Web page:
29 June 2018
On 4 July, the Assembly will debate a call for the Welsh Government to publish an analysis of the lessons for Wales from reports into Carillion and Capita, two significant players in supplying outsourced public services across the UK over recent years.
Carillion was a major UK multinational construction and facilities management company which entered compulsory liquidation in January 2018. At the time of its demise, it held 423 contracts across the UK public sector. A number of these were awarded through the Private Finance Initiative (PFI) model, under which private sector organisations build and maintain public infrastructure, and are then paid by the public sector. The National Audit Office has found that the cost to the UK Government relating to the liquidation is an estimated £148 million.
Following Carillion’s collapse, Capita announced a profit warning and announced a plan to raise £700 million by issuing new shares in January 2018, after issuing a number of profit warnings during 2017. Capita undertakes customer management, administrative and IT functions that have been outsourced from the public sector.
There have been a number of reports into issues raised by developments at Carillion and Capita. This blog discusses the role of these companies in delivering Welsh public services, the role of PFI in Wales, and the key conclusions from the reports by the National Audit Office and House of Commons Select Committees.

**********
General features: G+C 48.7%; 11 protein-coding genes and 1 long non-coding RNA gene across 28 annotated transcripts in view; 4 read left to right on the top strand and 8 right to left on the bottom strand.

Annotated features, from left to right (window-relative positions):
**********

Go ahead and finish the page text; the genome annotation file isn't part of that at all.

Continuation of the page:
What contracts have Carillion and Capita held with public sector organisations in Wales?
The National Audit Office’s report into the UK Government’s handling of the collapse of Carillion set out examples of where the public sector contracts Carillion held were located across the UK.
In a written statement in January 2018, the Cabinet Secretary for Economy and Transport noted that Carillion was the Welsh Government’s appointed contractor for the delivery of the design for the A40 Llanddewi Velfrey to Penblewin road scheme, and for the design of improvements to junction 15 and 16 of the A55. It had also featured in one of the bids to run the rail services in Wales and the Borders from October 2018, and to take forward key aspects of the next stage of Metro.
In answer to a written question in February 2018, the Cabinet Secretary for Finance highlighted that the Welsh Government has six live contracts with Capita in areas such as engineering services, surveyors, training and development and consultancy. Capita are also a supplier on four National Procurement Service Frameworks, within the Professional Services Category. Analysis by the Welsh Government in February 2018 found that 42 public sector bodies in Wales have used Capita since 2015.
What role has the Private Finance Initiative played in Wales compared to the rest of the UK?
PFI has been a controversial source of financing in recent years, with the Treasury Select Committee in the 2010-15 UK parliament concluding that it does not provide taxpayers with value for money, and that projects should be subject to stricter criteria. More recently, the House of Commons’ Public Accounts Committee concluded that HM Treasury has no data on the benefits of PFI or its successor PF2, which makes it impossible to determine whether either model provides value for money.